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Idaho GOP Waging Battle To Uphold Discrimination In State

Flag_of_Idaho.svgThe Republican Party doesn’t want to get involved in your life unless you happen to be lesbian, gay, female, Black, Hispanic or, well, anyone who isn’t one of their voters. So it is not surprising that Idaho Republican leaders want their state Legislature to override and eliminate the non-discrimination ordinances passed by several cities in the state. These non-discrimination ordinances cover LGBT people, of course.

So far, six cities in Idaho have passed non-discrimination organizes with a seventh- Idaho Falls- on the horizon.

The Idaho Republican central committee passed a non-binding resolution which calls on the GOP majority in the legislature to pass a law quashing those ordinances. According to Idaho Republican Chairman Barry Peterson “It’s a way for the people to make their expressions known to the Legislature. We let ‘em know that this is the way that the majority of the party feels.”

Coeur d’Alene Mayor Sandi Bloem responded to Peterson by saying “The Republican Party itself appears to be somewhat fractured, so I’m not assuming that it would get full Republican support. … I would assume that there would certainly be some that would recognize the local rights.”

Coeur d’Alene’s city council passed their non-discrimination ordinance by a vote of five to one.

Former Bonner County commissioner and the chairman of the Idaho GOP’s resolution committee Cornel Rasor offered up a bit of mild homophobia saying “I’d hire a gay guy if I thought he was a good worker. But if he comes into work in a tutu … he’s not producing what I want in my office.”

Rasor also said “If a guy has a particular predilection and keeps it to himself, that’s fine, but if he wants to use my business as a platform for his lifestyle, why should I have to subsidize that? And that’s what these anti-discrimination laws do.”

The question is, would he fire a straight guy who came in to work in a tutu? After all, it is presumed that most businesses have some form of dress code, so why is it that he is worried about a gay employee coming in wearing a tutu? Shouldn’t he fire anyone who does not meet his dress code? For that matter, would he fire a straight person who was using his office to conduct church business on company time?

Rasor was one of the people who presented resolutions to pass a law to overturn the local non-discrimination ordinances.

The resolution reads “Resolved, that the Idaho Republican State Central Committee recommends that our legislators support Idaho’s current anti-discrimination laws and policies and enact a law that would make unenforceable any municipal ordinances that would seek to expand categories of prohibited discrimination beyond current state anti-discrimination laws and policies.”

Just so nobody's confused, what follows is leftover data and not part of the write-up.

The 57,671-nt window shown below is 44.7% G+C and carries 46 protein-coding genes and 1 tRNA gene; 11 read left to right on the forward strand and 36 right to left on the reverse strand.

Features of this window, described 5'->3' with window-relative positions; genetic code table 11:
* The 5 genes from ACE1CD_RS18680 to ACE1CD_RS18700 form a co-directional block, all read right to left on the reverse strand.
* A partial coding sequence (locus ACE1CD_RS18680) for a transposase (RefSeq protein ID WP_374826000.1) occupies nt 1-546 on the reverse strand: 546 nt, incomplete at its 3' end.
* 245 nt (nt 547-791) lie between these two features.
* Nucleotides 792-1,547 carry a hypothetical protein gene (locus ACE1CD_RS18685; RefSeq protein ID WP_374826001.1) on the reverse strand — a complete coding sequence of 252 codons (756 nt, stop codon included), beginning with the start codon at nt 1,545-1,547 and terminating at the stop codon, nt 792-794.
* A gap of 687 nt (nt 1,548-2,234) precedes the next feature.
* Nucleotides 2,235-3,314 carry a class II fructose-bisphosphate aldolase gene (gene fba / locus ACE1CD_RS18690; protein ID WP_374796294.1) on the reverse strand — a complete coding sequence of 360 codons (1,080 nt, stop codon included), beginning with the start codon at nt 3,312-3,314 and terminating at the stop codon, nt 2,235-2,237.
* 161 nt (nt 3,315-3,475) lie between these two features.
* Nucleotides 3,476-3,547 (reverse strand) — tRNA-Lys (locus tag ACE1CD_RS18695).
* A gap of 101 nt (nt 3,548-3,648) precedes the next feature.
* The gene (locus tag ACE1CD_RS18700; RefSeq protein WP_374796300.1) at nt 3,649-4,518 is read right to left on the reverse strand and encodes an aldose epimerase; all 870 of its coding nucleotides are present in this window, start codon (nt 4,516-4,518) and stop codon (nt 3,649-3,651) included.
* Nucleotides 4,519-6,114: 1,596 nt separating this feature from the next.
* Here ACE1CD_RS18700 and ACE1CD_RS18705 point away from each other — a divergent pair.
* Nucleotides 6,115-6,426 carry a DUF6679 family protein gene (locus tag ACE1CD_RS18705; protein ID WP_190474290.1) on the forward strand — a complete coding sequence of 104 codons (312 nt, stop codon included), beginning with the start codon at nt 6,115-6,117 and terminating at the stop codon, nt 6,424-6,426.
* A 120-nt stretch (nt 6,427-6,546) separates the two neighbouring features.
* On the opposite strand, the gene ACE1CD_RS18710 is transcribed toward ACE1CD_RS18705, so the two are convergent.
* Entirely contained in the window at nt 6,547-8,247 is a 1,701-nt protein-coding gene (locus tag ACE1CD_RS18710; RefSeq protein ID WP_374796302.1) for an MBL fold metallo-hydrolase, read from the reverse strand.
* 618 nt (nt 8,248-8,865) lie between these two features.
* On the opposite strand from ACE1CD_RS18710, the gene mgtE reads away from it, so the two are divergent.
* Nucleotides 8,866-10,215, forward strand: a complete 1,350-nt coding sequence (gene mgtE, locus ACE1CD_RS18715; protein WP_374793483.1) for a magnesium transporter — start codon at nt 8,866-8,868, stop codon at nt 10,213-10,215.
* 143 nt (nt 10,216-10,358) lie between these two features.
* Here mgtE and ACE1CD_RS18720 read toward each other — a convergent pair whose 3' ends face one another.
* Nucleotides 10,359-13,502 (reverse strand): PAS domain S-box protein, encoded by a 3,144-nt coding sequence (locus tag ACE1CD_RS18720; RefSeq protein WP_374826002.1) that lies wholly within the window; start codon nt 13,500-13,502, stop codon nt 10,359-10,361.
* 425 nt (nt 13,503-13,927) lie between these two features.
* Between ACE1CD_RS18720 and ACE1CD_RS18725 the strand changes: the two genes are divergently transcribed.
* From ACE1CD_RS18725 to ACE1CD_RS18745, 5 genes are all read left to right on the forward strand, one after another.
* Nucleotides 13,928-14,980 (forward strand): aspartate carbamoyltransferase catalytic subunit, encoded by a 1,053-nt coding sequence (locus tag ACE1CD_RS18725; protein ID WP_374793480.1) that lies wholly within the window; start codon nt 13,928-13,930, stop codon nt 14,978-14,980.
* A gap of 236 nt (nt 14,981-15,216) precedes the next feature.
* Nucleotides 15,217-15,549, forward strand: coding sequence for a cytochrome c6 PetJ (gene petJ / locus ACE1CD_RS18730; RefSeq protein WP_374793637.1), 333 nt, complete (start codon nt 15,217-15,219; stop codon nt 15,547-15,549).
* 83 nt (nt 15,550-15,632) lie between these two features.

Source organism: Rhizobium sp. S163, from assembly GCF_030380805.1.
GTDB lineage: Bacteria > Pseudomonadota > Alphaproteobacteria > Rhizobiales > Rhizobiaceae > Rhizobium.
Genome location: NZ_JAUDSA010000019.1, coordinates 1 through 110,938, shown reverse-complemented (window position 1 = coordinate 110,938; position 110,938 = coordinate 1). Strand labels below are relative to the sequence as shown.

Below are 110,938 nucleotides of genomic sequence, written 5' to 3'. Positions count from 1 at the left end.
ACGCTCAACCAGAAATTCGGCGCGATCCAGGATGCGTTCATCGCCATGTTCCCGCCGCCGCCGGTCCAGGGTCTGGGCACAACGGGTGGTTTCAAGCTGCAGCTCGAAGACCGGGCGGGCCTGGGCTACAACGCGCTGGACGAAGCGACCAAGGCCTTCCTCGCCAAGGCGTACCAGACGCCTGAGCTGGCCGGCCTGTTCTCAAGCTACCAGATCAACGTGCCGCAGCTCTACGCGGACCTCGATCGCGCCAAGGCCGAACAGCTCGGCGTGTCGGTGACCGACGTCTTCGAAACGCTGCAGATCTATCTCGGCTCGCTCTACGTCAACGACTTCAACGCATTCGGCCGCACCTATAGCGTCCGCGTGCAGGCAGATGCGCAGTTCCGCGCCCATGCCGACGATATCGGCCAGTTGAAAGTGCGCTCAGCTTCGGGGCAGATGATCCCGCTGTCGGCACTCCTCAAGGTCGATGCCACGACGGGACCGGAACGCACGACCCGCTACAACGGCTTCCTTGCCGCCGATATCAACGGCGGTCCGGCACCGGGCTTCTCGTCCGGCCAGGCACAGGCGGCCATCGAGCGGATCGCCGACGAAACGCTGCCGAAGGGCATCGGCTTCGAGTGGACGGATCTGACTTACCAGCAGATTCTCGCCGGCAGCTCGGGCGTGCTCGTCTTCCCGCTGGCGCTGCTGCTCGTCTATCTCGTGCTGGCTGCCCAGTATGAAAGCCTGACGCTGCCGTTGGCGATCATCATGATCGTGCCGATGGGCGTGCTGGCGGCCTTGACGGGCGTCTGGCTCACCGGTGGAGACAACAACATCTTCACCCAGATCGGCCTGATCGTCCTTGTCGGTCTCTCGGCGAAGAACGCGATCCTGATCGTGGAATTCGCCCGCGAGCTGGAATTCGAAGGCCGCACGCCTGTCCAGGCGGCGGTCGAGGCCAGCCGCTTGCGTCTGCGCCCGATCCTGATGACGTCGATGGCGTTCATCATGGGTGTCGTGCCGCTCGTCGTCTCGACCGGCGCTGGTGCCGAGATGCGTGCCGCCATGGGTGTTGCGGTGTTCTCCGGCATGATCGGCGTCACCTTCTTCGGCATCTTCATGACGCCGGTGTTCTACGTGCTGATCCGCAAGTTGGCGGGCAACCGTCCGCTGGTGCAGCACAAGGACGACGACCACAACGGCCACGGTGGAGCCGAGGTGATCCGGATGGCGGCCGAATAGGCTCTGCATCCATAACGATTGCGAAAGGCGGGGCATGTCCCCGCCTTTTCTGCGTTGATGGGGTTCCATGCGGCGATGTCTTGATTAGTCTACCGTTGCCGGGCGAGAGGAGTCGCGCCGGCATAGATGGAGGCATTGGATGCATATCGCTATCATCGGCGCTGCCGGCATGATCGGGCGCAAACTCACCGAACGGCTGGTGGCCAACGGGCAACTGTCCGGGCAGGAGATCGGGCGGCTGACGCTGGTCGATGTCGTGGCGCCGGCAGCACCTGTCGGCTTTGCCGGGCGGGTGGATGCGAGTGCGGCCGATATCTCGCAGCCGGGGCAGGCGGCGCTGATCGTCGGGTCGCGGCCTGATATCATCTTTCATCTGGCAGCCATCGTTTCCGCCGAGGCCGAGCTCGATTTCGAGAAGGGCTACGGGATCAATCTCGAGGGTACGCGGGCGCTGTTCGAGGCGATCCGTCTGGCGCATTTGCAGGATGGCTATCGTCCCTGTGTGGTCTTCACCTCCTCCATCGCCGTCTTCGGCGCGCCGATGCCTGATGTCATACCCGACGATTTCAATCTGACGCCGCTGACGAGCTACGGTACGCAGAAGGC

Currently, the Idaho Human Rights Act bans discrimination in housing, employment and public accommodations based upon a variety of criterion, but sexual orientation and gender identity are not among them.

Tony Stewart, though, has a very different take on this entire issue. Stewart is a founding member of the Kootenai County Task Force on Human Relations and a retired North Idaho College political scientist. He said about the resolution “If the Legislature was to pass a law in Idaho voiding all of those cities’ ordinances, they would be sending a nationwide message that the LGBT community is really not welcome in Idaho and they can be discriminated against in jobs and housing. It would be a disastrous message.”

Stewart cited the case of a Lewiston gay man whose partner died and the obituary named him as a survivor. Stewart noted that “And that day he got fired. So here’s a man, a law-abiding citizen grieving over the loss of his partner, and also got fired the same day. When you deal with jobs and housing and all, kicking people to the curb and saying somehow you’re unacceptable, that’s what they’re really saying. It reminds me so much of segregation in the south.”

Unsurprisingly, Rasor hides behind the ideas of liberty to justify his bigotry stating “All I see is more and more laws making things more and more difficult, more and more restrictive, more and more controlled, and I’m a liberty person. I like to be left alone. I like to make my own decision.”

Peterson, of course, relied on the ‘I don’t know anyone who has been X, so it must not be happening’ excuse saying “Personally I don’t know anybody that’s been discriminated against on any of those issues, so I do not feel like a law should have to compel me something that I’m already willing to do. … You take away from somebody their opportunity to make a choice, to make a decision, to me that’s a serious impact upon liberty and freedom.”

Of course, the day that these men can be discriminated against is the day they are all for non-discrimination.

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